Body & Fitness

How to stop mould in your home

Cold and damp houses can have a serious effect on our health.
A dry home is a healthy one – open your windows every day.

A damp home can lead to the growth of mould, which in turn can be associated with asthma and other respiratory illnesses.

Here’s how to prevent black mould:

  • Keep your house as dry as possible by keeping it well-ventilated – use exhaust fans or leave windows open – and reducing the build-up of moisture.

  • Avoid drying wet clothes inside, shut the bathroom door when you shower to prevent steam escaping and ensure that your dryer has a vent leading outside.

  • Check that there are no leaks in the house.

  • Find out if your home contains asbestos. Thanks to its fire-retardant properties, asbestos was a commonly used building material in many Kiwi homes built before 1985. Dust from this substance is linked with a variety of serious illnesses. If you are carrying out home renovations that involve demolishing parts of your home, you may want professional advice on whether materials used in things such as ceiling tiles are made of asbestos. See for more information.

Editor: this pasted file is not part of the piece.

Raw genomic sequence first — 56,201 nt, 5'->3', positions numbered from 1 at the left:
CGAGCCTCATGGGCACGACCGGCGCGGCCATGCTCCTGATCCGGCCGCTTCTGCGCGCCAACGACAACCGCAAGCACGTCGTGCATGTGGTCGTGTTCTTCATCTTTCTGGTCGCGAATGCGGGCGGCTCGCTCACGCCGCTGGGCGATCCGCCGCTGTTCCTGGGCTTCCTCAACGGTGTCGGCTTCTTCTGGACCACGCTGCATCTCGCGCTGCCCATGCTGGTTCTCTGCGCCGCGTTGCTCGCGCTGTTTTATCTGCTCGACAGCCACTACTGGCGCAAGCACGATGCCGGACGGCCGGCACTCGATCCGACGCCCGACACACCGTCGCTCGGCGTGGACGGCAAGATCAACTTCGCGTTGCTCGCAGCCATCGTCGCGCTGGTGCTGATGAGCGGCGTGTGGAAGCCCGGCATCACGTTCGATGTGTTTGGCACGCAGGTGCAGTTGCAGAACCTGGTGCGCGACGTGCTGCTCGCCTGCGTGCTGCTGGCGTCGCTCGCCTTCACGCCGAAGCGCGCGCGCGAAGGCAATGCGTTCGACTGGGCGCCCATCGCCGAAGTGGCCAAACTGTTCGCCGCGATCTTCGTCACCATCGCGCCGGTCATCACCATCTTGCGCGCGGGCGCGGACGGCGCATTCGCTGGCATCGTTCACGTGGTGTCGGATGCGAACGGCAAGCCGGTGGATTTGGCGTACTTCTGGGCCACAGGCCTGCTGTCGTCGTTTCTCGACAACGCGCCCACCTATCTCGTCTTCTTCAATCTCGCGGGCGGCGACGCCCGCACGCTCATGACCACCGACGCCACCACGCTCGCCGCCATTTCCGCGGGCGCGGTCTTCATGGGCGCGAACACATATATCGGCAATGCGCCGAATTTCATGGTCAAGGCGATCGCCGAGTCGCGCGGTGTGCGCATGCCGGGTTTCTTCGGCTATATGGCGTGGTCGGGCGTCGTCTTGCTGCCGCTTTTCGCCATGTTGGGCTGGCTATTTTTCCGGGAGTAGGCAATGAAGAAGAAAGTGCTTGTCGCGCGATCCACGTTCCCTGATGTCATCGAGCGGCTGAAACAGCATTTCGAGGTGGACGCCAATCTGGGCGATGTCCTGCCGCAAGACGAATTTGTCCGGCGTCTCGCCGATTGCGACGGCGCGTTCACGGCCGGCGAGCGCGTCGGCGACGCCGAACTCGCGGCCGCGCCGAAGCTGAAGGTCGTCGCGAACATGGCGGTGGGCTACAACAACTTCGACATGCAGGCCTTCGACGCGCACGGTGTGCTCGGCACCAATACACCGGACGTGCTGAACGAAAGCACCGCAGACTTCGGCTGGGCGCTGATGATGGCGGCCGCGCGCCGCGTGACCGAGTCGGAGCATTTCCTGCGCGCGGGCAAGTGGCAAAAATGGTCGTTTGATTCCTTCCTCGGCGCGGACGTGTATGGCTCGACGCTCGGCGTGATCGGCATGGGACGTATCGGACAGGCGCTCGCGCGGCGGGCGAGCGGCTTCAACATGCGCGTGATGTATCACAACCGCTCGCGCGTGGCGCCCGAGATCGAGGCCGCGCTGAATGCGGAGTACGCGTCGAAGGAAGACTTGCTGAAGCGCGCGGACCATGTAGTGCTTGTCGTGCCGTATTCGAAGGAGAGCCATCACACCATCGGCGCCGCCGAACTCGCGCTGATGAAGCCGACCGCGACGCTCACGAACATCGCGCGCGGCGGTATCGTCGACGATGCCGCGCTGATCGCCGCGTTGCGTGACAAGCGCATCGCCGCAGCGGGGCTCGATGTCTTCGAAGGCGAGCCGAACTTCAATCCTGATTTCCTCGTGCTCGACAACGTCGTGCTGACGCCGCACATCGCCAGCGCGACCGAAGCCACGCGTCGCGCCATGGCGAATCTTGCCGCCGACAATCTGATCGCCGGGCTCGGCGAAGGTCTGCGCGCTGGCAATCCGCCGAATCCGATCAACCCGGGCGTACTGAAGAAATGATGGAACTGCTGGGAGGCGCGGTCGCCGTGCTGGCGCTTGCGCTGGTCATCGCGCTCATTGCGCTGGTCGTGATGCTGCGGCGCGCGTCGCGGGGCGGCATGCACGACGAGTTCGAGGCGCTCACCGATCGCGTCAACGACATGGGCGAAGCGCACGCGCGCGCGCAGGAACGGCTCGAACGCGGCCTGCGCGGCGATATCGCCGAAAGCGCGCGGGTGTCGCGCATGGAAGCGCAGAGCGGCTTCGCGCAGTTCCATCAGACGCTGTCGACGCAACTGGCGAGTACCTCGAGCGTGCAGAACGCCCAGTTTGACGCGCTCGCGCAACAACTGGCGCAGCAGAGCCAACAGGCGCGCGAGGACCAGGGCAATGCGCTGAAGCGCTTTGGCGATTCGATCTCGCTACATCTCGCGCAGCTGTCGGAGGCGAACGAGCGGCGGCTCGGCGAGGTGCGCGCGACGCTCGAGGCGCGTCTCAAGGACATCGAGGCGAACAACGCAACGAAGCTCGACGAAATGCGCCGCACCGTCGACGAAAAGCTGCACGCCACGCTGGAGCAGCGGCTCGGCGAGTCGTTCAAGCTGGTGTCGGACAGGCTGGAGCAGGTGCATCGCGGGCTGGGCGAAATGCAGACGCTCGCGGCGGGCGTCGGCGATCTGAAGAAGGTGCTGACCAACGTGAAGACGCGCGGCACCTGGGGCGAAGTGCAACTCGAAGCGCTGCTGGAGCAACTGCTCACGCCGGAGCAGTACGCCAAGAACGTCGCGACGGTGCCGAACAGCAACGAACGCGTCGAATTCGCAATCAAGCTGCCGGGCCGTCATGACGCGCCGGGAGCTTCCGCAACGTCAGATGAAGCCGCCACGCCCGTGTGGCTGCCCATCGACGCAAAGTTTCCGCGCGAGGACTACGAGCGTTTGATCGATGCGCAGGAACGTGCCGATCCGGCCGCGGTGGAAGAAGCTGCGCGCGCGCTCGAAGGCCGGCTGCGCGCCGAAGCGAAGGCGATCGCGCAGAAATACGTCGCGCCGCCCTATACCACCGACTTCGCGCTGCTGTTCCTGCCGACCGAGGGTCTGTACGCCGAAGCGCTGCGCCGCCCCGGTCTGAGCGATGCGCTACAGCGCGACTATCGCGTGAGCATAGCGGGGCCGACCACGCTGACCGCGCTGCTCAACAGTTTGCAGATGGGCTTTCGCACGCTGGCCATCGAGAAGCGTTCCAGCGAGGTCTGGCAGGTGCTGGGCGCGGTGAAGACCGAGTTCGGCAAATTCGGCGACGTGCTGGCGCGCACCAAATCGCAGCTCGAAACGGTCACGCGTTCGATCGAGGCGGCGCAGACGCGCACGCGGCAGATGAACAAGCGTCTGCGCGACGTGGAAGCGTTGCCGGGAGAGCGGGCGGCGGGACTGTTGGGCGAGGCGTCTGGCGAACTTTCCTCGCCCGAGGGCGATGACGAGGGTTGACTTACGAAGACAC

When removing mould, remember:

  • Be wary of using cleaning products containing strong chemicals.

  • Some household products can be dangerous if they are not used correctly. They can contain ingredients that are toxic and are associated with immediate hazards such as skin or respiratory irritations, or long-term health issues such as lung and heart problems or cancer.

  • Choose cleaning products that have the lowest levels of chemicals and only use in a room that is well-ventilated. Follow the instructions and use rubber gloves and face masks if necessary.

  • Consider using natural cleaning substances, such as baking soda or vinegar instead, particularly if you are prone to allergies or have heart and lung problems.

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